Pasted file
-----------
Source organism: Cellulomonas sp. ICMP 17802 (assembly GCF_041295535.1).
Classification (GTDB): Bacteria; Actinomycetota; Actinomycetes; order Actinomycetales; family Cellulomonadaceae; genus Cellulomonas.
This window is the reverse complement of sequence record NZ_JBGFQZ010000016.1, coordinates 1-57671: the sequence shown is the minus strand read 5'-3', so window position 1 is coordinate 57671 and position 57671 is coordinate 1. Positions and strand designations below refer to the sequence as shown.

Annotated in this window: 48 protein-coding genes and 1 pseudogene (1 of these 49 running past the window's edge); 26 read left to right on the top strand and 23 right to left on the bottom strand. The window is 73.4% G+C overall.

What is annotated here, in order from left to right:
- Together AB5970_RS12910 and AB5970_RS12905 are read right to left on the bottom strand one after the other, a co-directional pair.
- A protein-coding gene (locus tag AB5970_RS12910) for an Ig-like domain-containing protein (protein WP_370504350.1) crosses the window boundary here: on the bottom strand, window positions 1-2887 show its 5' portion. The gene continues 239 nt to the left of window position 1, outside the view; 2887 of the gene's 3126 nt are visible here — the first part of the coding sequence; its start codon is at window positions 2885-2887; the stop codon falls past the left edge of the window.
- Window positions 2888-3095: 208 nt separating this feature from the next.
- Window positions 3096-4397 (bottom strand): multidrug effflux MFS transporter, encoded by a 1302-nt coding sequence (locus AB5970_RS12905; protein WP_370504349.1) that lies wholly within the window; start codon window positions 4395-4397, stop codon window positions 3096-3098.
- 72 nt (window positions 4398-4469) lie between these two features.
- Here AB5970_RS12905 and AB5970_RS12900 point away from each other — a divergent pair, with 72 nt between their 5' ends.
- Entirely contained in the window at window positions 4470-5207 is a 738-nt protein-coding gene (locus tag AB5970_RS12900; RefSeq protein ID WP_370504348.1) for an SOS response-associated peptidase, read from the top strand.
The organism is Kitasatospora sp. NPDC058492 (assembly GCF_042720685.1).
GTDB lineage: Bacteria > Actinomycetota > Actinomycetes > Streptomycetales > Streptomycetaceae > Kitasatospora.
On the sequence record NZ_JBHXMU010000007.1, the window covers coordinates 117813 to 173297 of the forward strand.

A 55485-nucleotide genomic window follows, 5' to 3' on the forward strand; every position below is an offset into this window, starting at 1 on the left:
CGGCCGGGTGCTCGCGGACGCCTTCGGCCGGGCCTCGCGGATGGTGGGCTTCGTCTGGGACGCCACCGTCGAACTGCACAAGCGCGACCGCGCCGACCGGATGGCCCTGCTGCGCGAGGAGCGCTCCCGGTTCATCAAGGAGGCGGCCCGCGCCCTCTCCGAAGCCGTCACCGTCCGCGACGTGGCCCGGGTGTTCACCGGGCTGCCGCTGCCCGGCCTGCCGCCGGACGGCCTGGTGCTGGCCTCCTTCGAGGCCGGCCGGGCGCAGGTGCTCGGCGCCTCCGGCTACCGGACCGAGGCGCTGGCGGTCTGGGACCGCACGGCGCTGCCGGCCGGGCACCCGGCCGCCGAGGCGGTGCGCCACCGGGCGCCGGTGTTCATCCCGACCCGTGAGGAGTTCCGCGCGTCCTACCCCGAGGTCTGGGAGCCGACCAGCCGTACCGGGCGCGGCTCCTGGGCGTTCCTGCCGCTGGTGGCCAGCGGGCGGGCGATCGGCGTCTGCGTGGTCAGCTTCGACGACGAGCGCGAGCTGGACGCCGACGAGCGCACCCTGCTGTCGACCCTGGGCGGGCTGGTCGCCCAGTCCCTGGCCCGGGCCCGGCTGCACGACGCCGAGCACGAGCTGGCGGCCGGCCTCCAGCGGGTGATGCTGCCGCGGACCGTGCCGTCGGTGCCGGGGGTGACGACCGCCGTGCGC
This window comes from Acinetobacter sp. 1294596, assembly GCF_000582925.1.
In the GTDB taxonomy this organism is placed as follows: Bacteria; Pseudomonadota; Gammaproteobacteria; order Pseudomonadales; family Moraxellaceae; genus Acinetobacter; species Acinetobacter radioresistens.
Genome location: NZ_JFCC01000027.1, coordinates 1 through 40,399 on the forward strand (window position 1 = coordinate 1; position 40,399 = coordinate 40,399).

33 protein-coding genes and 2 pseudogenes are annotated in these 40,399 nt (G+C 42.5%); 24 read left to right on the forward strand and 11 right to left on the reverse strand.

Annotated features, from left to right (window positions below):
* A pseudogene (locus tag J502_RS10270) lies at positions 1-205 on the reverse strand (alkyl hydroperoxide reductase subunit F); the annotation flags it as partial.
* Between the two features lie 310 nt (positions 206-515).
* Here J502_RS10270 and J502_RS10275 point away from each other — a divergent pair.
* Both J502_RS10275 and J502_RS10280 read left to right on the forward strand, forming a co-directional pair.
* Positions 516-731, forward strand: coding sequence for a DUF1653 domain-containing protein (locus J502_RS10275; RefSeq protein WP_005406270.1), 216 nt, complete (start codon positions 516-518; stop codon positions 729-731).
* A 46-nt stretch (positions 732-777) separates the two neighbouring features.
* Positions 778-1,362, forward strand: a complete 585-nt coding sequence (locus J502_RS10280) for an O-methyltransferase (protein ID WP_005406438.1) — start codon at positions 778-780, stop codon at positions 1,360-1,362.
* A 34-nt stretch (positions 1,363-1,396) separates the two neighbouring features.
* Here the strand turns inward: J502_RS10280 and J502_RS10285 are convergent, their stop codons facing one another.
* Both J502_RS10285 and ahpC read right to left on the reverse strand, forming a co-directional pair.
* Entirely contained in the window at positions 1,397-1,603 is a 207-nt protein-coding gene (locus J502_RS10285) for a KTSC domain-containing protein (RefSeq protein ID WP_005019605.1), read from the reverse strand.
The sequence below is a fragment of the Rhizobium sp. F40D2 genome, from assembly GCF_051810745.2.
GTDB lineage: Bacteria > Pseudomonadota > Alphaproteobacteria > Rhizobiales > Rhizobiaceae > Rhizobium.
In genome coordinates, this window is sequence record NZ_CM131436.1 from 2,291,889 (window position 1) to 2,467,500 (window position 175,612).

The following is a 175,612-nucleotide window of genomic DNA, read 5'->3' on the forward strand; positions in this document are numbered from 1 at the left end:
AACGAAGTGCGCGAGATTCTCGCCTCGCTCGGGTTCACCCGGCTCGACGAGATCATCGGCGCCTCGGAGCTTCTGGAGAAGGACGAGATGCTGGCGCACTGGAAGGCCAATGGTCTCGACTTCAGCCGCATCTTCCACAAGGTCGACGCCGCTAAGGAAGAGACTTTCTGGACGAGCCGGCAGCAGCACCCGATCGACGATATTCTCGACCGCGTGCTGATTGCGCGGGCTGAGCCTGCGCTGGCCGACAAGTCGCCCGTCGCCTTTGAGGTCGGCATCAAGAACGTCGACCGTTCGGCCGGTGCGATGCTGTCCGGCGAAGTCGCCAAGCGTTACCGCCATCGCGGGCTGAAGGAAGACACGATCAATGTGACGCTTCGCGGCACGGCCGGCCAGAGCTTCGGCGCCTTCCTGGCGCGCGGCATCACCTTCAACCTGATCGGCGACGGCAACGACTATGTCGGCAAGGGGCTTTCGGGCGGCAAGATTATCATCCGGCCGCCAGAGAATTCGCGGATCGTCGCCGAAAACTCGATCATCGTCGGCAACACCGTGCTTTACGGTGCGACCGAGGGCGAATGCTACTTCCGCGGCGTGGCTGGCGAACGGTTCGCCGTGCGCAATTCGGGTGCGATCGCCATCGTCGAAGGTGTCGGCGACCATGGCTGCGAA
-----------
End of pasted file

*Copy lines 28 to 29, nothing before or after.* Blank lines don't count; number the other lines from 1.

* A 46-nt stretch (positions 732-777) separates the two neighbouring features.
* Positions 778-1,362, forward strand: a complete 585-nt coding sequence (locus J502_RS10280) for an O-methyltransferase (protein ID WP_005406438.1) — start codon at positions 778-780, stop codon at positions 1,360-1,362.